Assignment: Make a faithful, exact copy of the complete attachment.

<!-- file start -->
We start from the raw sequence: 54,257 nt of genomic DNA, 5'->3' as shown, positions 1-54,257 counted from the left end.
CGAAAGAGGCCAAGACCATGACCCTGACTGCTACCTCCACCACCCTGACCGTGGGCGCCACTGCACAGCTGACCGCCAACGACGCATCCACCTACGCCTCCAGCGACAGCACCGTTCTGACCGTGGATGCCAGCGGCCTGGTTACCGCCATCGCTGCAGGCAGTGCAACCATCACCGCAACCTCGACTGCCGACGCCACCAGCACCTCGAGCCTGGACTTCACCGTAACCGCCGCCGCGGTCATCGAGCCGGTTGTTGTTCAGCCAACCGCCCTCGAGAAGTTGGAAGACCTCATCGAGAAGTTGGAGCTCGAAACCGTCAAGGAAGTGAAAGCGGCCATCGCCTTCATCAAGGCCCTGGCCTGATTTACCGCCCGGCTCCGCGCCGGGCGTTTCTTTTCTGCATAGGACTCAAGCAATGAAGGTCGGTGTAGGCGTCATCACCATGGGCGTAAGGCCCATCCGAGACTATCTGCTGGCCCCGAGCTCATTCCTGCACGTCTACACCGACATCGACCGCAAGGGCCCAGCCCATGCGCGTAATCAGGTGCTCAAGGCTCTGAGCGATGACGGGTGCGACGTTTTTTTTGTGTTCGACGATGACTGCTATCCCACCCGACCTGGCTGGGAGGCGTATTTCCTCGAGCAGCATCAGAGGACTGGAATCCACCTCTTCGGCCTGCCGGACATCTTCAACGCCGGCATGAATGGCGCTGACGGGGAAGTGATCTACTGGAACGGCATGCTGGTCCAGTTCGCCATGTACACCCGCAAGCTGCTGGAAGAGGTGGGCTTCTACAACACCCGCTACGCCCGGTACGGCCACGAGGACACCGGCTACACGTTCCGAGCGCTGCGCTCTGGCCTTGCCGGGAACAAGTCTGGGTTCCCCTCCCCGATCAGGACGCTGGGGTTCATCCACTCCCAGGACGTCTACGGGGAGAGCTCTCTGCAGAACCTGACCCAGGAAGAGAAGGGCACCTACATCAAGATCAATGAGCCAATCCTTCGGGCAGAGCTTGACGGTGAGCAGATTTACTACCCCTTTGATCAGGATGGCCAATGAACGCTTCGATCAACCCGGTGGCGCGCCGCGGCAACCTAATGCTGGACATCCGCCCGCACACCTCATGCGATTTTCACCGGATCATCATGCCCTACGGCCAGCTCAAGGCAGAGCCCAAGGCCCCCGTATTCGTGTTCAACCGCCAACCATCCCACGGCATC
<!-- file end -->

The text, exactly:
We start from the raw sequence: 54,257 nt of genomic DNA, 5'->3' as shown, positions 1-54,257 counted from the left end.
CGAAAGAGGCCAAGACCATGACCCTGACTGCTACCTCCACCACCCTGACCGTGGGCGCCACTGCACAGCTGACCGCCAACGACGCATCCACCTACGCCTCCAGCGACAGCACCGTTCTGACCGTGGATGCCAGCGGCCTGGTTACCGCCATCGCTGCAGGCAGTGCAACCATCACCGCAACCTCGACTGCCGACGCCACCAGCACCTCGAGCCTGGACTTCACCGTAACCGCCGCCGCGGTCATCGAGCCGGTTGTTGTTCAGCCAACCGCCCTCGAGAAGTTGGAAGACCTCATCGAGAAGTTGGAGCTCGAAACCGTCAAGGAAGTGAAAGCGGCCATCGCCTTCATCAAGGCCCTGGCCTGATTTACCGCCCGGCTCCGCGCCGGGCGTTTCTTTTCTGCATAGGACTCAAGCAATGAAGGTCGGTGTAGGCGTCATCACCATGGGCGTAAGGCCCATCCGAGACTATCTGCTGGCCCCGAGCTCATTCCTGCACGTCTACACCGACATCGACCGCAAGGGCCCAGCCCATGCGCGTAATCAGGTGCTCAAGGCTCTGAGCGATGACGGGTGCGACGTTTTTTTTGTGTTCGACGATGACTGCTATCCCACCCGACCTGGCTGGGAGGCGTATTTCCTCGAGCAGCATCAGAGGACTGGAATCCACCTCTTCGGCCTGCCGGACATCTTCAACGCCGGCATGAATGGCGCTGACGGGGAAGTGATCTACTGGAACGGCATGCTGGTCCAGTTCGCCATGTACACCCGCAAGCTGCTGGAAGAGGTGGGCTTCTACAACACCCGCTACGCCCGGTACGGCCACGAGGACACCGGCTACACGTTCCGAGCGCTGCGCTCTGGCCTTGCCGGGAACAAGTCTGGGTTCCCCTCCCCGATCAGGACGCTGGGGTTCATCCACTCCCAGGACGTCTACGGGGAGAGCTCTCTGCAGAACCTGACCCAGGAAGAGAAGGGCACCTACATCAAGATCAATGAGCCAATCCTTCGGGCAGAGCTTGACGGTGAGCAGATTTACTACCCCTTTGATCAGGATGGCCAATGAACGCTTCGATCAACCCGGTGGCGCGCCGCGGCAACCTAATGCTGGACATCCGCCCGCACACCTCATGCGATTTTCACCGGATCATCATGCCCTACGGCCAGCTCAAGGCAGAGCCCAAGGCCCCCGTATTCGTGTTCAACCGCCAACCATCCCACGGCATC